MHealth application is an effective way to attract clients and start interacting with them, that’s why the focus should always be on the end-users, their needs, problems, and doubts.
Healthcare mobile app development is a working way to get more clients — fact. But there’s an important nuance here. Being user-centered is more than repeating this classic ‘We care about targets’ mantra. At MHealth, it is a systematic process of building trust. To achieve it, the user should understand how the service works, clearly see the results and be sure that the confidential information is completely secure.
In America, healthcare mobile app development services and applications must comply with the HIPAA (Health Insurance Portability and Accountability Act) standards — it’s a set of rules for maintaining confidentiality and ensuring safety of the patients’ data. Compliance with these requirements serves as a guarantee for users that their private information is 100% safe.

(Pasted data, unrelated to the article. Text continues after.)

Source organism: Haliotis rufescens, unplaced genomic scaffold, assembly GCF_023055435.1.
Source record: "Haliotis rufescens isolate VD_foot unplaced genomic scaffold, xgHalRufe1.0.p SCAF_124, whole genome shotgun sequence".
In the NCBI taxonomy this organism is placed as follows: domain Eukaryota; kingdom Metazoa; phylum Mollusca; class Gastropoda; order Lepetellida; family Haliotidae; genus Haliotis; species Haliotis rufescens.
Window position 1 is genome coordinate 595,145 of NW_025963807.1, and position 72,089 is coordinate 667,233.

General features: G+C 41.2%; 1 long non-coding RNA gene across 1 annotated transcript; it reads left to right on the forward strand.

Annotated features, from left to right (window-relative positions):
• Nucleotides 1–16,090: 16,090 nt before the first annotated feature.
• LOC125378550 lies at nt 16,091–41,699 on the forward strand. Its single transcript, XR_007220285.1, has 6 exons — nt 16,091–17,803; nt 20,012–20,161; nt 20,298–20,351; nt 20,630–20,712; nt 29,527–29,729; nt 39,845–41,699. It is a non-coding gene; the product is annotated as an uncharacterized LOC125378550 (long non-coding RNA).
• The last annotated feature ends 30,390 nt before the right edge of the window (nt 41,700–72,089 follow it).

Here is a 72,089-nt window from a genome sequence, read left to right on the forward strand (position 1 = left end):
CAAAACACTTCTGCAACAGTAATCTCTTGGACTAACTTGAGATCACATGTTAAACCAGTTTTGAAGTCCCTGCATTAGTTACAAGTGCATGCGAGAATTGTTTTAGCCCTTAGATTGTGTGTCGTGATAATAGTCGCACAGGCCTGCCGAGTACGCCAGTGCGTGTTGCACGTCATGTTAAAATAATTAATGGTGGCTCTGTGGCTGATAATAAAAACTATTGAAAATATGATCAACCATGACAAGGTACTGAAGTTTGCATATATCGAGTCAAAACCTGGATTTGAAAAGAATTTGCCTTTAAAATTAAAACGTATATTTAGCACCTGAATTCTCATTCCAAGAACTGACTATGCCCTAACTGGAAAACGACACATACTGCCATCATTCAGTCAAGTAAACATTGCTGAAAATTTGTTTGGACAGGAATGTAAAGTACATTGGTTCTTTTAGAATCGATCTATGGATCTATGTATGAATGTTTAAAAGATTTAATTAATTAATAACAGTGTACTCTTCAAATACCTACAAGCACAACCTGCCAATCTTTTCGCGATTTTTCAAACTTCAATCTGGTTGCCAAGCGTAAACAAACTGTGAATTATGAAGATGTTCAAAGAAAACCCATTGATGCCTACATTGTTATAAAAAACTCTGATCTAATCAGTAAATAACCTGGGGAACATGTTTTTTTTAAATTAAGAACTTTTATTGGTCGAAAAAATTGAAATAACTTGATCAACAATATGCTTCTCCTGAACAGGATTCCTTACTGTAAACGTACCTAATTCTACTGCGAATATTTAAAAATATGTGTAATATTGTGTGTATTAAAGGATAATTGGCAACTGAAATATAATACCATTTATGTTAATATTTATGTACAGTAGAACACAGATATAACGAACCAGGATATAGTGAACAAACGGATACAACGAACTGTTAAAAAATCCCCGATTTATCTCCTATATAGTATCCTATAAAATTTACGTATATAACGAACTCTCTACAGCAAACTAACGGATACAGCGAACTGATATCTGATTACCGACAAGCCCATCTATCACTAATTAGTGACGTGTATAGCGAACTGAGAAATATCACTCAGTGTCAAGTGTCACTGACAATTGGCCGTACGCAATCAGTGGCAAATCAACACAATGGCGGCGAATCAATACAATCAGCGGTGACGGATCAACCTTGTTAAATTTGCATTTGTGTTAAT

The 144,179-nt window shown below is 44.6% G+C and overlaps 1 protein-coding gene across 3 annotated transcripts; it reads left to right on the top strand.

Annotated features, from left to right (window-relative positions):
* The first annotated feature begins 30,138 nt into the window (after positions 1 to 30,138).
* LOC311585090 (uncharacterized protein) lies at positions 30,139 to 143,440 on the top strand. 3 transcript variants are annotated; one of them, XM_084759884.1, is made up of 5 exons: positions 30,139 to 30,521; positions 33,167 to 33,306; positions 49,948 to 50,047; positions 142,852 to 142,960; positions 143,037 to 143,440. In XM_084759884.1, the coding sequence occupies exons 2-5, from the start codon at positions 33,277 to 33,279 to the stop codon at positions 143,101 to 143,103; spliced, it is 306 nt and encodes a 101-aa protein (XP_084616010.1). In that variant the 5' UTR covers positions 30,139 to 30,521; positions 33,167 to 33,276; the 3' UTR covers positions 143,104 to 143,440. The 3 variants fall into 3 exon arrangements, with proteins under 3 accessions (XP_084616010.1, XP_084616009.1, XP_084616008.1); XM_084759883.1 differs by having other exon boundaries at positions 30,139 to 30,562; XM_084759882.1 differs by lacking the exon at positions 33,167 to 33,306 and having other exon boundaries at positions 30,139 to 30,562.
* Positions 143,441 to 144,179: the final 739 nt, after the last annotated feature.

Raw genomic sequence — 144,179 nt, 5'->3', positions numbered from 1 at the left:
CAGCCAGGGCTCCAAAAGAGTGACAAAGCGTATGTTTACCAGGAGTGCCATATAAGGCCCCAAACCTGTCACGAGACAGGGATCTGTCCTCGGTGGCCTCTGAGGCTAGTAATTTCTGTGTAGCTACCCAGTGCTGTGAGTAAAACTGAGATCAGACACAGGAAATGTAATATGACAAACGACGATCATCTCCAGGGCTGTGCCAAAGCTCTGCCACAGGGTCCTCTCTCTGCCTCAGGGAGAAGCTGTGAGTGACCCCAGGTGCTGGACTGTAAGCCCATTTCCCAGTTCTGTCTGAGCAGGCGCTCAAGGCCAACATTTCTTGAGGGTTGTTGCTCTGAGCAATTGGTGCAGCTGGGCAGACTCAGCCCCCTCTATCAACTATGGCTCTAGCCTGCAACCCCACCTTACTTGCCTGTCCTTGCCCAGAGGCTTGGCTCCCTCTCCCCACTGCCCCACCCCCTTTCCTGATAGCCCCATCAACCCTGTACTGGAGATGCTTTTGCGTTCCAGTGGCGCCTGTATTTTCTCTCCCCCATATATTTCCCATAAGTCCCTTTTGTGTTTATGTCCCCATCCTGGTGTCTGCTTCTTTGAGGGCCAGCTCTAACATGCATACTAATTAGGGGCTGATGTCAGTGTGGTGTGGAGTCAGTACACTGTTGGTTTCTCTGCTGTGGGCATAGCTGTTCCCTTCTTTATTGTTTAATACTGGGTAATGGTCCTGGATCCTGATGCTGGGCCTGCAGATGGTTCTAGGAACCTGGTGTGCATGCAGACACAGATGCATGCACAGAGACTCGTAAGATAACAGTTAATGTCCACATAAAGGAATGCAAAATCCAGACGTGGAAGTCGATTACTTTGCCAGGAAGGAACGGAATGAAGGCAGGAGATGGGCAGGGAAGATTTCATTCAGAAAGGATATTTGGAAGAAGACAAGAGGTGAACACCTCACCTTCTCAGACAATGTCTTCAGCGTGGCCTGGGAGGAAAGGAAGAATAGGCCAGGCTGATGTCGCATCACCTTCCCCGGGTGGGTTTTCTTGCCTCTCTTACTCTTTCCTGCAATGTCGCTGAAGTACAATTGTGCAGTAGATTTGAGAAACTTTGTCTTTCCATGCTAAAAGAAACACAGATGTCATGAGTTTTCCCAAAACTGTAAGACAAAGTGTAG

In Russia, there is a similar regulation for healthcare mobile app development — the order of the Ministry of Health ‘On the approval of the procedure for anonymizing information about people who receive medical care, as well as about people who are undergoing medical examinations.’ Compliance with the requirements of this order is mandatory from a legal point of view, but you’ll need additional manipulations if you want to make people trust your service. For example, once we’ve implemented a feature that allowed users to decide which data their doctors can view and which data should be hidden. It seems nothing new, but for most people this is an important nuance.
2. Medical services with ‘non-medical’ look and feel
The main difference which makes foreign healthcare services stand out is that they don’t actually look like healthcare applications. Minimalism, purity, and a calm color scheme — these are the three key principles that determine their appearance.
When trying to solve health problems, we are used to wading through complex terms, complicated processes, and messy descriptions. Moreover, there is a widespread myth that all this complexity is a good indicator of deep expertise and seriousness. Many developers pull this complexity into the interfaces with the words ‘We are not like that, the industry is like that.’